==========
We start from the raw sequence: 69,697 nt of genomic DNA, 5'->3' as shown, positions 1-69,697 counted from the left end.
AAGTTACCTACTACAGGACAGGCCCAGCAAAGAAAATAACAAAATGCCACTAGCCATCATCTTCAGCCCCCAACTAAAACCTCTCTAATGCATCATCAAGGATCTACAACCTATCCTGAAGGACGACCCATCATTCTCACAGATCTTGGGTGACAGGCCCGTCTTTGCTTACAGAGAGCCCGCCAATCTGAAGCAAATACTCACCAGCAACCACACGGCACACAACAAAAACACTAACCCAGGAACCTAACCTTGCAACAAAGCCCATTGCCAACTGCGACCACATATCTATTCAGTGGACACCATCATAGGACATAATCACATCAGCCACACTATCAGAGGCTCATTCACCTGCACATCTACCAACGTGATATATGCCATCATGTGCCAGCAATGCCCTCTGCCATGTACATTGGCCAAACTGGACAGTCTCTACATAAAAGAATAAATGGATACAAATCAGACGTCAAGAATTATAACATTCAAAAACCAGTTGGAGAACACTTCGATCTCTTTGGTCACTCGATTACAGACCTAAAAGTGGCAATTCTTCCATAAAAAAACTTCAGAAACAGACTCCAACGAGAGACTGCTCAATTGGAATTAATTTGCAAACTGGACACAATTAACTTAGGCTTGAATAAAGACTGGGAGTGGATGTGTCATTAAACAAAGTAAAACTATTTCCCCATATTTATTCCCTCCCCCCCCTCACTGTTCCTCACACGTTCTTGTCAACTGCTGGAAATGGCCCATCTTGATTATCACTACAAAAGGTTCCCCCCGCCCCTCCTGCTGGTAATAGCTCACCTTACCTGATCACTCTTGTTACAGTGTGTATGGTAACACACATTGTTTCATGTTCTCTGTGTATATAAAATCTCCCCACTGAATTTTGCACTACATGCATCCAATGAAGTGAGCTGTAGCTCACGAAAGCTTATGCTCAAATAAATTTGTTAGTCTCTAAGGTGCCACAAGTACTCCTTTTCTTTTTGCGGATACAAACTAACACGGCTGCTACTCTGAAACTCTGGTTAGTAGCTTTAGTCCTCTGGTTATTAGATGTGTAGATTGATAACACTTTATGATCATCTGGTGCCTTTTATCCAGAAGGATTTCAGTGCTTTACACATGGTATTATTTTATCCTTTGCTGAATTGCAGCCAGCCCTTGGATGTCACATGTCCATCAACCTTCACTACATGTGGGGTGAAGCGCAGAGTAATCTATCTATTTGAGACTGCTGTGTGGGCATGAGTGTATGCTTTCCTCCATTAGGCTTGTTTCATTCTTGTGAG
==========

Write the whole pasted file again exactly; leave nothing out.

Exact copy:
We start from the raw sequence: 69,697 nt of genomic DNA, 5'->3' as shown, positions 1-69,697 counted from the left end.
AAGTTACCTACTACAGGACAGGCCCAGCAAAGAAAATAACAAAATGCCACTAGCCATCATCTTCAGCCCCCAACTAAAACCTCTCTAATGCATCATCAAGGATCTACAACCTATCCTGAAGGACGACCCATCATTCTCACAGATCTTGGGTGACAGGCCCGTCTTTGCTTACAGAGAGCCCGCCAATCTGAAGCAAATACTCACCAGCAACCACACGGCACACAACAAAAACACTAACCCAGGAACCTAACCTTGCAACAAAGCCCATTGCCAACTGCGACCACATATCTATTCAGTGGACACCATCATAGGACATAATCACATCAGCCACACTATCAGAGGCTCATTCACCTGCACATCTACCAACGTGATATATGCCATCATGTGCCAGCAATGCCCTCTGCCATGTACATTGGCCAAACTGGACAGTCTCTACATAAAAGAATAAATGGATACAAATCAGACGTCAAGAATTATAACATTCAAAAACCAGTTGGAGAACACTTCGATCTCTTTGGTCACTCGATTACAGACCTAAAAGTGGCAATTCTTCCATAAAAAAACTTCAGAAACAGACTCCAACGAGAGACTGCTCAATTGGAATTAATTTGCAAACTGGACACAATTAACTTAGGCTTGAATAAAGACTGGGAGTGGATGTGTCATTAAACAAAGTAAAACTATTTCCCCATATTTATTCCCTCCCCCCCCTCACTGTTCCTCACACGTTCTTGTCAACTGCTGGAAATGGCCCATCTTGATTATCACTACAAAAGGTTCCCCCCGCCCCTCCTGCTGGTAATAGCTCACCTTACCTGATCACTCTTGTTACAGTGTGTATGGTAACACACATTGTTTCATGTTCTCTGTGTATATAAAATCTCCCCACTGAATTTTGCACTACATGCATCCAATGAAGTGAGCTGTAGCTCACGAAAGCTTATGCTCAAATAAATTTGTTAGTCTCTAAGGTGCCACAAGTACTCCTTTTCTTTTTGCGGATACAAACTAACACGGCTGCTACTCTGAAACTCTGGTTAGTAGCTTTAGTCCTCTGGTTATTAGATGTGTAGATTGATAACACTTTATGATCATCTGGTGCCTTTTATCCAGAAGGATTTCAGTGCTTTACACATGGTATTATTTTATCCTTTGCTGAATTGCAGCCAGCCCTTGGATGTCACATGTCCATCAACCTTCACTACATGTGGGGTGAAGCGCAGAGTAATCTATCTATTTGAGACTGCTGTGTGGGCATGAGTGTATGCTTTCCTCCATTAGGCTTGTTTCATTCTTGTGAG